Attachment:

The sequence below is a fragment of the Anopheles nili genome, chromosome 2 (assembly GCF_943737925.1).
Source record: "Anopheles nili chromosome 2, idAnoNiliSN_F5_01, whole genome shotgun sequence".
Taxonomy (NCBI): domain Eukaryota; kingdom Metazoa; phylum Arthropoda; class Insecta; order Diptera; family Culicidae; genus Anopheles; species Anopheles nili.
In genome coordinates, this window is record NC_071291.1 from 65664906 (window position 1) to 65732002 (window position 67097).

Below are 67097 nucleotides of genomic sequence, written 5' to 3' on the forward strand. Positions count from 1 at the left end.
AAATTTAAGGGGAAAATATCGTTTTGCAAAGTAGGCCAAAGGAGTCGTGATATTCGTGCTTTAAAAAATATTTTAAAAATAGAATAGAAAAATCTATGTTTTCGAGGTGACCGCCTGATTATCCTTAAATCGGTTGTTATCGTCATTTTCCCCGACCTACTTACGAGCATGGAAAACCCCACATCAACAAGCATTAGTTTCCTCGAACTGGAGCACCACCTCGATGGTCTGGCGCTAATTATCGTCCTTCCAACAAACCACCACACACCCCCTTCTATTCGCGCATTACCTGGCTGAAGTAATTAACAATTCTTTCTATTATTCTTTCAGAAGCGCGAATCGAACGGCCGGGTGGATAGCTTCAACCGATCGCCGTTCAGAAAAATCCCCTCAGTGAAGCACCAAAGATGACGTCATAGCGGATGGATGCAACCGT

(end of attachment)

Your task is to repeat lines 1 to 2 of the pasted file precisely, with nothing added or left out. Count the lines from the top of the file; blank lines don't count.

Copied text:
The sequence below is a fragment of the Anopheles nili genome, chromosome 2 (assembly GCF_943737925.1).
Source record: "Anopheles nili chromosome 2, idAnoNiliSN_F5_01, whole genome shotgun sequence".